Building Equity and Supporting BIPOC Families of Individuals with Autism
Families often face long wait times and challenges to get their children not only an autism diagnosis, but services and care throughout an individual’s whole life. But what about when race is involved?
Research has shown us that Black, Indigenous, and People of Color (BIPOC) often have implicit biases, lack of understanding, and even systemic racism to overcome in the healthcare system. This creates an additional layer of stress to an already stressful journey of raising a child with autism and navigating complex systems throughout their course of life. To provide the respect, services, and supports that families deserve, autism professionals must do the work to build authentic and trusting relationships with our people with autism and their families.
In our latest webinar, Building Equity and Supporting Black and Brown Families of Individuals with Autism, our expert guest panel will cover a myriad of topics related to race and healthcare, including understanding historical context, how to address your own implicit bias, how to practice having conversations about race, and the benefit of learning from others experiences.
To get you started in the conversation, check out these clips from the overall conversation. You can find the full webinar on our Youtube channel by clicking here.
Why Should We Discuss Marginalized Communities?
Historically, black and brown families have had a harder time accessing autism services and receiving a diagnosis than white families. In a study just published in the September issue of Pediatrics, researchers found that there was, on average, a three year delay between the parent’s first concern for developmental delay and an ASD diagnosis with black children.
“Moreover, nearly half of parents reported visiting multiple providers before receiving an ASD diagnosis, and 31.3% stated lack of available professionals contributed to this delay,” the study explained.
Dr. Jennifer Sykes, a licensed psychologist at the University of Missouri Columbia Thompson Center, and guest expert on the panel, emphasizes the importance of separating things out by race.
“There’s such an intersectional piece that comes into ‘yes you have an autism diagnosis,’ but also you are a person of color,” Jennifer DeLaporte, research specialist and special education teacher, discusses. “People experience the world differently. Your experiences dictate how you move and interact with the world. If we don’t start to acknowledge those differences, so that we can build on those and give validation to those differences, then we continue to perpetuate the problem of not seeing the full story.”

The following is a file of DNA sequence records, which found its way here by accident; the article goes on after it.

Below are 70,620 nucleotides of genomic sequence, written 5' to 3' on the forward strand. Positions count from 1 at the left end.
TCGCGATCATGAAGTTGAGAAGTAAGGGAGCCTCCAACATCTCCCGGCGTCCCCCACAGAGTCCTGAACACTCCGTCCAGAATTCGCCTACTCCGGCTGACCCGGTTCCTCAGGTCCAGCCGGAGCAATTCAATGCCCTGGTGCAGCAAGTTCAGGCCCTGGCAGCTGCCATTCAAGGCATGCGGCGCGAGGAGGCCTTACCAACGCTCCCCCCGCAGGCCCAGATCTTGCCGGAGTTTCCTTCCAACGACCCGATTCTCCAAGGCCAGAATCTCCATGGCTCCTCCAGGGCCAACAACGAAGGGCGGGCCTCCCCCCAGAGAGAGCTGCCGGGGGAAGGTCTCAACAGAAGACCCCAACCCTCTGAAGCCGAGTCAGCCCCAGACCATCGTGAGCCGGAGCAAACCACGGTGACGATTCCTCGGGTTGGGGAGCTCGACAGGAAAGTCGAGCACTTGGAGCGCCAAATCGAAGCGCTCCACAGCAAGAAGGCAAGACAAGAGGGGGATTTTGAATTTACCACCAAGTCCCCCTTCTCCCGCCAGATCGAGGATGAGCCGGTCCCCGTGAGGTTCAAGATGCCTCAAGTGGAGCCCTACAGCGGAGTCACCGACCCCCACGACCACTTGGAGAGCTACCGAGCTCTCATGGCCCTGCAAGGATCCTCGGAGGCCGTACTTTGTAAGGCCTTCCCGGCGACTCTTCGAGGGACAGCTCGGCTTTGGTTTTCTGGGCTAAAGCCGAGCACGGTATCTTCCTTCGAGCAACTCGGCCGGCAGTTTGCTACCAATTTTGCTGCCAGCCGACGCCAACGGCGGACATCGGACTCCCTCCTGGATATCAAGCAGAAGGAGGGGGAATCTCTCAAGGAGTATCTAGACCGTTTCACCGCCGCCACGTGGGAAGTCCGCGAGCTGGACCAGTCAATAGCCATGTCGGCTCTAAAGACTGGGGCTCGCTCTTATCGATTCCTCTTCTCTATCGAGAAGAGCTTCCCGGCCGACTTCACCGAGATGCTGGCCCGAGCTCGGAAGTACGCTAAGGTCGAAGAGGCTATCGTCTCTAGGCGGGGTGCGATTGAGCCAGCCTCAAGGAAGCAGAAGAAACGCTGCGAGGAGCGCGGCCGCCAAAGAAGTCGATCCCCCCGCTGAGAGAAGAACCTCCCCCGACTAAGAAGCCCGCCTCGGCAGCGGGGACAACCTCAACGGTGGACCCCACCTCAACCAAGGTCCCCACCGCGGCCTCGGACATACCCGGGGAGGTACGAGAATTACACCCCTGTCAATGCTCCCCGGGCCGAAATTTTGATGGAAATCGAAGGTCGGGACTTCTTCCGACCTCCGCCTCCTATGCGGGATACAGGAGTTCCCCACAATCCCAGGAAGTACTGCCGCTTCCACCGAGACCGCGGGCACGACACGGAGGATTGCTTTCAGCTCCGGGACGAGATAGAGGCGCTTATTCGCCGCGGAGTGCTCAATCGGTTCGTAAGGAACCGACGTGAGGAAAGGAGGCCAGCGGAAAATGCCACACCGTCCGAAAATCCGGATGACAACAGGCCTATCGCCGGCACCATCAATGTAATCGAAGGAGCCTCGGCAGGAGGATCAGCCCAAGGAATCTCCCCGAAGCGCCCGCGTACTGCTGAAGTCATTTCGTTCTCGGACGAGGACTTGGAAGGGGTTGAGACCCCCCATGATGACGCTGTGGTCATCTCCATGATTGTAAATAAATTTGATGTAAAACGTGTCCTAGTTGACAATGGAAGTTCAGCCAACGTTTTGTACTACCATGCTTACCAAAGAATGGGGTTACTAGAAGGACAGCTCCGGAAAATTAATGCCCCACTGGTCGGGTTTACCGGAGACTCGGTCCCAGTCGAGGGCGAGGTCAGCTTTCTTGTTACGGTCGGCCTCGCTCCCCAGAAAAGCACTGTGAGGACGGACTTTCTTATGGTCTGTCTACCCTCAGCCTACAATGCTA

Developing authentic relationships between patient and practitioner is how BIPOC families are going to be served better.
Recognizing Implicit Bias
Our guest panel dives into the idea of “implicit bias,” the idea that people are coming to the table with a foundation of prejudices or stereotypes without intention, or necessarily, realization.
According to our experts, empirical evidence has demonstrated that white medical care clinicals have implicit racial biases that persist independently of and in contrast to their conscious racial attitudes, but that will still affect their decision making and behavior during their interactions with BIPOC patients.
“You don’t have to be an overt racist using racial slurs and harassing your neighbor of color, you can carry these biases in you, and honestly, we all do. There’s been a lot of research that talks about how we tend to view black children as older than they are by three or four years, so that’s a pretty big deal,” explains Dr. Jennifer Sykes, licensed psychologist at the University of Missouri.
All of this, in turn, affects how black and brown families are treated in the health care system. Their levels of mistrust in white providers, on top of the lengthy path to access services, creates barriers to these families getting the right care, at the right time, at the right place.
Doing the Work
Throughout the webinar, our panel discusses what “doing the work” really looks like, and how it can make us all better health care providers. From learning safety signals, to becoming anti-racist, to understanding that your patients are having different experiences all goes into fully understanding how to best serve marginalized communities. We must do the work to become a trusted source of medical advice for ALL families and eliminate discrimination in the healthcare system.
To watch the whole webinar, click here.